Dual Diagnosis Treatment For OCD and Addiction

What is Obsessive-Compulsive Disorder (OCD)?

Obsessive-compulsive disorder is a mental health condition that causes people to feel a need to perform specific routines or think certain thoughts. A person with OCD generally experiences these obsessions and compulsions throughout the day. Individuals with OCD feel driven to ruminate on intrusive thoughts and carry out rituals even when they understand that there is no need to do so. 

The compulsive behaviors that individuals with OCD have can be very time consuming, often taking hours a day to complete. The unwanted thoughts, intrusive thoughts, and obsessive thoughts can also lead to considerable distress. Obsessive-compulsive disorder can interfere considerably with an individual’s ability to function normally in daily life.

While the phrase “obsessive-compulsive” is often used colloquially to refer to a person who is fastidious or perfectionistic, the condition is far more severe than a mere personality defect. In fact, obsessive-compulsive disorder is associated with a variety of other dangerous mental health problems, including anxiety disorder, major depressive disorder, eating disorders, and increased suicidal ideation. There is also a strong link between suffering from OCD and developing a substance use disorder. 

Without a strong treatment plan in place, a person with OCD is far more likely than others to abuse drugs and alcohol as a form of self-medication. The consequences of developing a comorbid substance use disorder can be far more catastrophic than suffering from OCD alone. If you, loved ones, or family members are suffering from OCD, it is essential to seek treatment as soon as possible.

Most Common Types of Obsessive-Compulsive Disorder

Psychiatrists do not officially distinguish between subtype of obsessive-compulsive disorder. The manual that the American Psychiatric Association publishes to aid psychiatrists in making diagnoses, the Diagnostic and Statistical Manual of Mental Disorders, classifies symptoms under a single medical condition: obsessive-compulsive disorder (OCD). However, researchers who study with people OCD generally classify sufferers into four different types. While manifests itself very differently among different individuals, individuals who suffer from these different types of OCD tend to experience similar groupings of symptoms. The most common types of obsessive-compulsive disorder are as follows:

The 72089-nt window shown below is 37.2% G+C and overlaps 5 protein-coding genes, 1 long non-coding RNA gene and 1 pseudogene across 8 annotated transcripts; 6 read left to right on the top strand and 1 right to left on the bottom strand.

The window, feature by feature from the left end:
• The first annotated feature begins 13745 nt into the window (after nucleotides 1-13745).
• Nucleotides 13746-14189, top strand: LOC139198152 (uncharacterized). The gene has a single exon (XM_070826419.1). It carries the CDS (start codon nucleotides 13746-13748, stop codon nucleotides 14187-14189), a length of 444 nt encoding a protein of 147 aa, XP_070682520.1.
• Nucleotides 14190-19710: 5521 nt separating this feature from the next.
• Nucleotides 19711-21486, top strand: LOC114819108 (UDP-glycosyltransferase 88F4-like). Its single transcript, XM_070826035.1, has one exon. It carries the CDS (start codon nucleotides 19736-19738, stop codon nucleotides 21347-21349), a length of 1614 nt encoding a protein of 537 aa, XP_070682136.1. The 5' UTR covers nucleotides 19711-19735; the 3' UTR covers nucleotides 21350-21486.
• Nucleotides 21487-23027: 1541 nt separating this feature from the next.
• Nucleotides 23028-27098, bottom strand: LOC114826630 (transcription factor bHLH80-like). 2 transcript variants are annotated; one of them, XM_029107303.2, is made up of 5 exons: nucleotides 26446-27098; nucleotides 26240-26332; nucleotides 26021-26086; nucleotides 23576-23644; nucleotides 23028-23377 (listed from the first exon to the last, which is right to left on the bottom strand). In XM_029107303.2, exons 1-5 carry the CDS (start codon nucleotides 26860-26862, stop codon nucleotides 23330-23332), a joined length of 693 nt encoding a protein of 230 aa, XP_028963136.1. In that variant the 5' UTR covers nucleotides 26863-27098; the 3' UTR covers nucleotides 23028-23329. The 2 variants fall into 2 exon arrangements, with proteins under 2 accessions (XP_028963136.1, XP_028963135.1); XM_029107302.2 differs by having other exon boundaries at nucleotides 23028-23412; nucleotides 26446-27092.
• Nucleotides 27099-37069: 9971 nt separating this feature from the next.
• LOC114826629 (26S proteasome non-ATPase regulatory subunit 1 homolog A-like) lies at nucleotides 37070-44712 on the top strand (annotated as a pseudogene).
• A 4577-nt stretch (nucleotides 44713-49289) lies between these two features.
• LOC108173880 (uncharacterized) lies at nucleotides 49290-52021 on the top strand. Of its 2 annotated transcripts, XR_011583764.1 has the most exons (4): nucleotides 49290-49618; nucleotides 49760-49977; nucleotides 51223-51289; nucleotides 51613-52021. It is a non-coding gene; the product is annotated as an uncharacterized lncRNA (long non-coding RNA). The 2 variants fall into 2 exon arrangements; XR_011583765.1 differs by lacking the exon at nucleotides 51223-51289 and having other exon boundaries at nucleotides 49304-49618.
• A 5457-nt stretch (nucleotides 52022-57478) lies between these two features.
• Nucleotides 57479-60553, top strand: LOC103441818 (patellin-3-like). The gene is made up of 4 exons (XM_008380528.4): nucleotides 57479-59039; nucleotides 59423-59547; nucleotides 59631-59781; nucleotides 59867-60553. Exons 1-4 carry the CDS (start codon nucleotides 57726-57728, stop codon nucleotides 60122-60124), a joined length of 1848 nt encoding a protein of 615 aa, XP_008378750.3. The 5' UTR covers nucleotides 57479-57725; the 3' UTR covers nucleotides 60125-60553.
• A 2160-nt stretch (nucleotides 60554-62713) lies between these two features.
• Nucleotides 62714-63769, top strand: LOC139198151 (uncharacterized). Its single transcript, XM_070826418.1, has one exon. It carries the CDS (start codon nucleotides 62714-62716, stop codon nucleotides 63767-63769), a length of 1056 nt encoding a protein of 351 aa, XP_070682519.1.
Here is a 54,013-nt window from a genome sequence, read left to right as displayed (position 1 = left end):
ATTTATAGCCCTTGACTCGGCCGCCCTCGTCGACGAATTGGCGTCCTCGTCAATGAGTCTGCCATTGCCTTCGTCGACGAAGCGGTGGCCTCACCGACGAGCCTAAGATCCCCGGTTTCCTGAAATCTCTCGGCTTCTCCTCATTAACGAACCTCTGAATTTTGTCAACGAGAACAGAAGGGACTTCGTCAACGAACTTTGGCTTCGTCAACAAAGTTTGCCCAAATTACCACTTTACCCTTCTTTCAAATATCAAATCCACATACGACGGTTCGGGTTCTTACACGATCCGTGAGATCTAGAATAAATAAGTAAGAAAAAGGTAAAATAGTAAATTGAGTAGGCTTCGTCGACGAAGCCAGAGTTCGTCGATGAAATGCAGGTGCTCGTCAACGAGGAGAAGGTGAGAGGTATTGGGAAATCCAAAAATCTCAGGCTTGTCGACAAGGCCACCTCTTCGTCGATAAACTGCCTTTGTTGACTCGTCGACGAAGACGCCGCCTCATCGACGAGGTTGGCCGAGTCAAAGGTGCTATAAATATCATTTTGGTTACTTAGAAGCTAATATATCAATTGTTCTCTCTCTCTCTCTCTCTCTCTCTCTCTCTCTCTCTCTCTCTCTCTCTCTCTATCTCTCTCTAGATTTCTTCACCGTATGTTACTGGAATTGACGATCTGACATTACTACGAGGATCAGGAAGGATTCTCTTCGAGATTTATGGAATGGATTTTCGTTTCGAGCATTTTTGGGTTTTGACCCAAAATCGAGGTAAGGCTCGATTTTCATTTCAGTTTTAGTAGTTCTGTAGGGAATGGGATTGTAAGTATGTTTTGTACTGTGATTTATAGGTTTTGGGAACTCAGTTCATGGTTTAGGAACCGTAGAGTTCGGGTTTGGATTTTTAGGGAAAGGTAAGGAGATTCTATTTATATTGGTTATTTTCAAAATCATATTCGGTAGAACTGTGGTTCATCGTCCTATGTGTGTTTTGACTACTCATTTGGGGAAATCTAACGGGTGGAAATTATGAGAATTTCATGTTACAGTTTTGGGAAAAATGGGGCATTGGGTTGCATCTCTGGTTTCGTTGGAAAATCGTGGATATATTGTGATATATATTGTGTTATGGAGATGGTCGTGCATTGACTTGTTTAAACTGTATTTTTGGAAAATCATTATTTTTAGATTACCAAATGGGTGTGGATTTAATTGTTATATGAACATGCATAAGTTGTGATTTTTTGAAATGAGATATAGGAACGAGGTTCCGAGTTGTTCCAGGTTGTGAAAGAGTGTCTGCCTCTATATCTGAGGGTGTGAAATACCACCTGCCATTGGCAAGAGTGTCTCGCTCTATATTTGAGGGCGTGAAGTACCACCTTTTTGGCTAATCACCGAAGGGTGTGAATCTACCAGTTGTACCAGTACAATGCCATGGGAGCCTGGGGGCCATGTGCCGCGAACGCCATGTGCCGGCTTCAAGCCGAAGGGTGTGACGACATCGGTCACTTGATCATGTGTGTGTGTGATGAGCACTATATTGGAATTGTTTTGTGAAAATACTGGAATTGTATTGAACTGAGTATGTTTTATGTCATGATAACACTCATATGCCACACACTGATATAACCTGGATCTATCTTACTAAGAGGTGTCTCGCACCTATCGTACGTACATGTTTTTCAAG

Symmetry and Ordering

Individuals with the symmetry and ordering type of OCD suffer from an obsession with alignment, exactness, and organization. They experience obsessions and compulsions that relate to keeping their belongings or living situation arranged in a specific way, often driven by a need for symmetry or mathematical exactness. Many people with this type of OCD also experience intrusive thoughts about something terrible happening if they fail to organize their belongings correctly. This need for symmetry and precision often extends to actions and behavior, such as feeling and compulsion to scratch an itch on the right side of the body after scratching one on the left side.

Cleaning and Contamination